#024/2010 – Trafford Basic Command Unit is ‘fair’ and improving

Policing in Trafford is fair and is getting better, according to a report by Her Majesty’s Inspectorate of Constabulary.

The inspection of Trafford Basic Command Unit (BCU), part of Greater Manchester Police, found that it requires improvement but has strengths in making places safe and in reassuring communities.

Basic Command Units – known as divisions in GMP – are how forces deliver local policing and interact with communities.

Trafford’s strengths include:

  • Leadership and management in the division are viewed positively by staff. The BCU Commander and his team have the capability and energy to meet future challenges.
  • The division’s approach to tackling gun and gang crime has been highly successful and is seen as noteworthy practice.
  • Trafford has been recognised for its support and care to victims and witnesses.
  • An action plan has been implemented to identify and monitor the achievement of efficiency savings in the annual budget.

Areas for improvement include:

  • Ensuring public meetings take place as advertised.
  • Correctly grading calls based on urgency so incidents of domestic violence are dealt with rapidly.
  • Making better use of CID staff in volume crime investigations to improve performance.
  • Examining potential areas for savings to be made.

Roger Baker, Her Majesty’s Inspector for the Northern region, said: “Performance in Trafford over the past 12 months has been challenging, especially in terms of the levels of crimes solved within the BCU.

“The BCU Commander and Senior Leadership Team are aware of the ongoing challenge they face and there is a determination to succeed. Recent improvements seen in performance need to continue.

“The BCU Commander and his team have the capability and energy to meet future challenges. They must set about the change management process and make Trafford a safer area for its communities and visitors alike.”

Inspectors made five recommendations, including:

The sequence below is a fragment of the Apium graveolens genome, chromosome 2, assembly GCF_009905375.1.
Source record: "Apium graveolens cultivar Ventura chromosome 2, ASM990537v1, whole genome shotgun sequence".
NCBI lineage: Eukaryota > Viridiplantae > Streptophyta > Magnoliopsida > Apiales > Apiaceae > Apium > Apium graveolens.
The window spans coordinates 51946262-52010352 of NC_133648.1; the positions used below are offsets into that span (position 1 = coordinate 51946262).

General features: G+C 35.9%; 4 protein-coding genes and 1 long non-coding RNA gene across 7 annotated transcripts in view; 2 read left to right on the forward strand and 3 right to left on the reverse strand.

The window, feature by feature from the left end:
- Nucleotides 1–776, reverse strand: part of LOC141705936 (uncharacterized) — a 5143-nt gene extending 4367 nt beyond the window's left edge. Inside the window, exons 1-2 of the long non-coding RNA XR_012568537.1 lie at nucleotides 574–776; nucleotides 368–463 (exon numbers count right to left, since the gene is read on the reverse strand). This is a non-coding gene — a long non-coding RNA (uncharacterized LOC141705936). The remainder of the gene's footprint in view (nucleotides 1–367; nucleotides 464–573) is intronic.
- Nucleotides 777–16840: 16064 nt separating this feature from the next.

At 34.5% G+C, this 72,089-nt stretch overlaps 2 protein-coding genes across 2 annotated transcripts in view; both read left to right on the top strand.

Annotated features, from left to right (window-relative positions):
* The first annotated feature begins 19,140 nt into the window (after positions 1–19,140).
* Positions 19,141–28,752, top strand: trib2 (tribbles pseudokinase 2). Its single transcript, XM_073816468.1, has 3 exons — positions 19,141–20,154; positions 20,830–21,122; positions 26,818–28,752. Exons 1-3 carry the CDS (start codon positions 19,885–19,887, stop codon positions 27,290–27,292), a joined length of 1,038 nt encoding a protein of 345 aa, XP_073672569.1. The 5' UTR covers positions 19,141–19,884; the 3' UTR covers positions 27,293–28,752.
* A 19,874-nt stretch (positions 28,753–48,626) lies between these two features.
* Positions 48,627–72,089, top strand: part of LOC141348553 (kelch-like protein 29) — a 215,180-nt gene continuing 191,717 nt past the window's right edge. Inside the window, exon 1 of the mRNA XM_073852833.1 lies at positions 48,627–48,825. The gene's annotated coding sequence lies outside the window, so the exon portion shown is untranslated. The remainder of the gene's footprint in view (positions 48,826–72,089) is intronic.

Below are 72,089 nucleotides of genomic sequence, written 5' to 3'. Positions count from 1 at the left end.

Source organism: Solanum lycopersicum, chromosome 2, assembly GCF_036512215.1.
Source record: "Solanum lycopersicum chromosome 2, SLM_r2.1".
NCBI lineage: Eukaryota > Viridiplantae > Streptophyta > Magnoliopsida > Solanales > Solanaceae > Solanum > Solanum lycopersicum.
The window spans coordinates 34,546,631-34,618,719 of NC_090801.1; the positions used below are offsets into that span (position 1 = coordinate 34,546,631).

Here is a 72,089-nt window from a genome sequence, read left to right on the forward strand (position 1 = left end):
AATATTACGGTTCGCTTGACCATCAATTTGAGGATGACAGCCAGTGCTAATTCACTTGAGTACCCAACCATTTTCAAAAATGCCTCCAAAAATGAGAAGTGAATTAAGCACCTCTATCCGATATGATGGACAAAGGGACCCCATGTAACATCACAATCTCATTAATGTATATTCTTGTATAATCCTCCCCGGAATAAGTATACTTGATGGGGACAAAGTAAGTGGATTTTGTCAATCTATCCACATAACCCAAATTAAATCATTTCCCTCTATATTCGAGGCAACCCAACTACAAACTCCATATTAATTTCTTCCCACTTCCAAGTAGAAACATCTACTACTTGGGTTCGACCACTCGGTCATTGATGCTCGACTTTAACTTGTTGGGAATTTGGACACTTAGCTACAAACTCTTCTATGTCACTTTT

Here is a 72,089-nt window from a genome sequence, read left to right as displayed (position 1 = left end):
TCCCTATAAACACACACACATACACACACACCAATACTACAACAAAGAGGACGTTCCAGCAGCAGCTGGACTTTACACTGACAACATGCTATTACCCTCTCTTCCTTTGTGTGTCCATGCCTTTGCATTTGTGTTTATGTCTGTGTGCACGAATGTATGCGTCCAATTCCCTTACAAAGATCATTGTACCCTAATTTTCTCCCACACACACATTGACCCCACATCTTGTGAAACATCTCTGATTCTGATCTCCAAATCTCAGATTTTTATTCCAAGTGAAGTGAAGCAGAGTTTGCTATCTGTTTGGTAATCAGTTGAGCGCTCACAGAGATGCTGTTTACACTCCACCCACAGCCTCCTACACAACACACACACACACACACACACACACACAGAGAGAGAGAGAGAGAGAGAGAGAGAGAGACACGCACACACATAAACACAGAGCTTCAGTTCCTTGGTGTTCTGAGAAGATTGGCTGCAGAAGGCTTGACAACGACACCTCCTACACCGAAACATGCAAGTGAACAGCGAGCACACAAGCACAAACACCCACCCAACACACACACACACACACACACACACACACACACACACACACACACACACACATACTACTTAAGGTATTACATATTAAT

• The force and Divisional Commander should agree a communications strategy with the lead officers for the major change programmes;
  • The role of PCSOs should be restated so that there is clear understanding among operational supervisors of their powers and restrictions on their deployment;
  • The division should review the systems, procedures and training in place to ensure that incidents and crimes are recorded, classified and resulted correctly.

Trafford BCU will be revisited by HMIC in 12 months to assess whether the recommendations have been implemented and to review the change in performance since inspection.

ENDS

Notes to editors

  1. The inspection of Salford BCU in Greater Manchester Police was conducted between 10 and 14 May 2010.
  2. See HMIC’s full report on Trafford BCU at www.hmic.gov.uk.
  3. BCUs are graded Excellent, Good, Fair or Poor.
  4. The direction of travel is determined from performance analysis over two timescales (12 months and three years) and is assessed as either improving, stable or declining.
  5. HMIC is an independent inspectorate, inspecting policing in the public interest and rigorously examines/the effectiveness of police forces and authorities to tackle crime and terrorism; improve criminal justice and raise confidence.
  6. HMIC inspects and regulates all 43 police forces in England and Wales together with other major policing bodies such as the Serious Organised Crime Agency, the Police Service of Northern Ireland and the British Transport Police and HMRC.
  7. The HMIC press office can be contacted on 0207 802 1824.